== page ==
Northwest Portland Area Indian Health Board: Indian Leadership for Indian Health

Diet & Nutrition

Key Indian Health Issues:  Diet and Nutrition

Dietary factors are associated with four of the ten leading causes of death for US all races population: coronary heart disease, some types of cancer, stroke, and type 2 diabetes (HP2010).  Among American Indians and Alaska Natives (AI/AN), diet and physical activity are related to five of the six leading cause of death adults: heart disease, malignant neoplasm, accidents, diabetes mellitus, chronic liver disease and cirrhosis, and cerebrovascular disease (Rhoades, 2000). image

Eating habits can be affected by a variety of factors including access to quality foods and participation in food assistance programs (Rhoades, Food Perceptions). In 1995, AI/AN households were 78% food secure while the US all races households were 88% food secure according to the Food Security Supplement to the Current Population Survey.

Over the last 200 plus years, tremendous changes have occurred in the food systems of AI/AN. Traditional food systems in the Northwest Portland Area included hunting, fishing and gathering.  Over the years these activities have declined and AI/AN have an increased reliance on purchased food and Federal food program commodities.  These changes in type of food and physical activity have proven detrimental to the health of tribal communities.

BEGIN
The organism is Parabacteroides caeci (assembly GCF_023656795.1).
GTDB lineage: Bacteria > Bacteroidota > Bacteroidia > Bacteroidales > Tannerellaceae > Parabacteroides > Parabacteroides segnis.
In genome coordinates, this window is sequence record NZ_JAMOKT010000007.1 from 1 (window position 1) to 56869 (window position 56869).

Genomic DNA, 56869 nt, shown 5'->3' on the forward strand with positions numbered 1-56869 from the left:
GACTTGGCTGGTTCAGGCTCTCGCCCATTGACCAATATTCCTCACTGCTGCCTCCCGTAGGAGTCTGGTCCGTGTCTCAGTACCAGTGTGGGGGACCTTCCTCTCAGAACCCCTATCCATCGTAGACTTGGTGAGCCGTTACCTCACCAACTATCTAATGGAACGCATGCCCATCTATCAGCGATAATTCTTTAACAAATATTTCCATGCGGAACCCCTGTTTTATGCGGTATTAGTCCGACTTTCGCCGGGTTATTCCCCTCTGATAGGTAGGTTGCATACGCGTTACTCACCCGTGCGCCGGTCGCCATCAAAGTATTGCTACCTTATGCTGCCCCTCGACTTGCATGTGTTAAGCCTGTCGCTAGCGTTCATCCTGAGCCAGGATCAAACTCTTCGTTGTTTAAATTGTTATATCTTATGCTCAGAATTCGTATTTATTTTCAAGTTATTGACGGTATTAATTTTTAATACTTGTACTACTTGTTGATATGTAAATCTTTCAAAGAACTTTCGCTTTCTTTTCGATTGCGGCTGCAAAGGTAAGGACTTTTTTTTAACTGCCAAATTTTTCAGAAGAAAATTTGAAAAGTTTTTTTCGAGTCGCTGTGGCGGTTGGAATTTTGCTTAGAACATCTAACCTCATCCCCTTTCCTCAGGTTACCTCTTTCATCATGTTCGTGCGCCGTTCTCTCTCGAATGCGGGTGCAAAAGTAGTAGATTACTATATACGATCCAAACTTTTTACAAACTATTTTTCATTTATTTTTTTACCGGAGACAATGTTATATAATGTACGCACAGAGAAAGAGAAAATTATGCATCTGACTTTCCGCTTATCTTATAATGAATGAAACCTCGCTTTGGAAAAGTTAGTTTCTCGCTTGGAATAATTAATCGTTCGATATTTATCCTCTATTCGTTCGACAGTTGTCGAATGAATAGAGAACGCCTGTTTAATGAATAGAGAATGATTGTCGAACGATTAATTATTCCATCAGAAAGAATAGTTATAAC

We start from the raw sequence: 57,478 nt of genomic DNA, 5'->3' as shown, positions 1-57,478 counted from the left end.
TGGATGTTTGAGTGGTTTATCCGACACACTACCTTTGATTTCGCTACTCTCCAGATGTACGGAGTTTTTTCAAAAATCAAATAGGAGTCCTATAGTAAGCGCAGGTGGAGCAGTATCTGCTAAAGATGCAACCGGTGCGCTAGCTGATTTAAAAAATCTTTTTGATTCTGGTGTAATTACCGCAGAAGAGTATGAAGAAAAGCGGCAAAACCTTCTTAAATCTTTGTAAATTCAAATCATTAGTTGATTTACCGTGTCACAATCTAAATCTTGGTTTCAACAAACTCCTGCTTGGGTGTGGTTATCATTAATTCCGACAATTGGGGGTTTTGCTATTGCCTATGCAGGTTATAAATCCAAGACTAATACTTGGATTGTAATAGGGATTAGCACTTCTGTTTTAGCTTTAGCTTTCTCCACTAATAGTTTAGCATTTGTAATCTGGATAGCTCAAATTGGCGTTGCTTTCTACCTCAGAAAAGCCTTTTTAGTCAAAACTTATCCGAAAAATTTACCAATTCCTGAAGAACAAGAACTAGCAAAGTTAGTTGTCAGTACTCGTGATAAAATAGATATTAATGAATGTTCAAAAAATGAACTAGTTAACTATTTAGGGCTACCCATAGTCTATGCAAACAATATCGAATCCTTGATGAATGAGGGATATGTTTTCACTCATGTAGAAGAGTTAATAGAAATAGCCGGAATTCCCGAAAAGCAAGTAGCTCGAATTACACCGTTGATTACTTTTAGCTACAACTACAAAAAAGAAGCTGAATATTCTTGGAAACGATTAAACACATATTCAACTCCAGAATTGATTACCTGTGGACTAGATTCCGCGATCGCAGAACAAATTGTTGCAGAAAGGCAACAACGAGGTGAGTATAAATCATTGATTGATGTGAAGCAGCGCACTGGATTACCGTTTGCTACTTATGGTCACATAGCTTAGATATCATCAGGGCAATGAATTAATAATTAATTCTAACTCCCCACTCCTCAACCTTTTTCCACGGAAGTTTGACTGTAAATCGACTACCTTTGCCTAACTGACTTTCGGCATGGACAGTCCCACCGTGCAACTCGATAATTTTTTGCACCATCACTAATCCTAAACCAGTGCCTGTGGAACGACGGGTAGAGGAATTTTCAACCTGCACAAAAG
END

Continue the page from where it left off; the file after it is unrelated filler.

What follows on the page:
According to the 2001 NW Tribal BRFSS Project, 13.7% of respondents reported average fruit and vegetable consumption of less than one serving per day, compared to around 5 % for the general population BRFSS respondents in Idaho, Oregon, and Washington. In contrast, only 6.5% of the 2001 NW Tribal BRFSS Project respondents claimed to consume five or more servings of fruits and vegetables per day, compared to between 13.4%-15.8% for the general population BRFSS respondents in Idaho, Oregon, and Washington. Only around a quarter (27.6%) of the NW Tribal BRFSS Project respondents claimed to consume three or more servings of fruits and vegetables per day, compared to nearly half (45.9%-51.6%) of the general population BRFSS respondents in Idaho, Oregon, and Washington.

1. Rhoades ER, Ed., American Indian Health: Innovations in Health Care, Promotion, and Policy, 2001. The Johns Hopkins University Press, 488 p.

2. 2001 NW Tribal BRFSS Project

3. Healthy People 2010 http://www.healthypeople.gov/Document/HTML/Volume2/19Nutrition.htm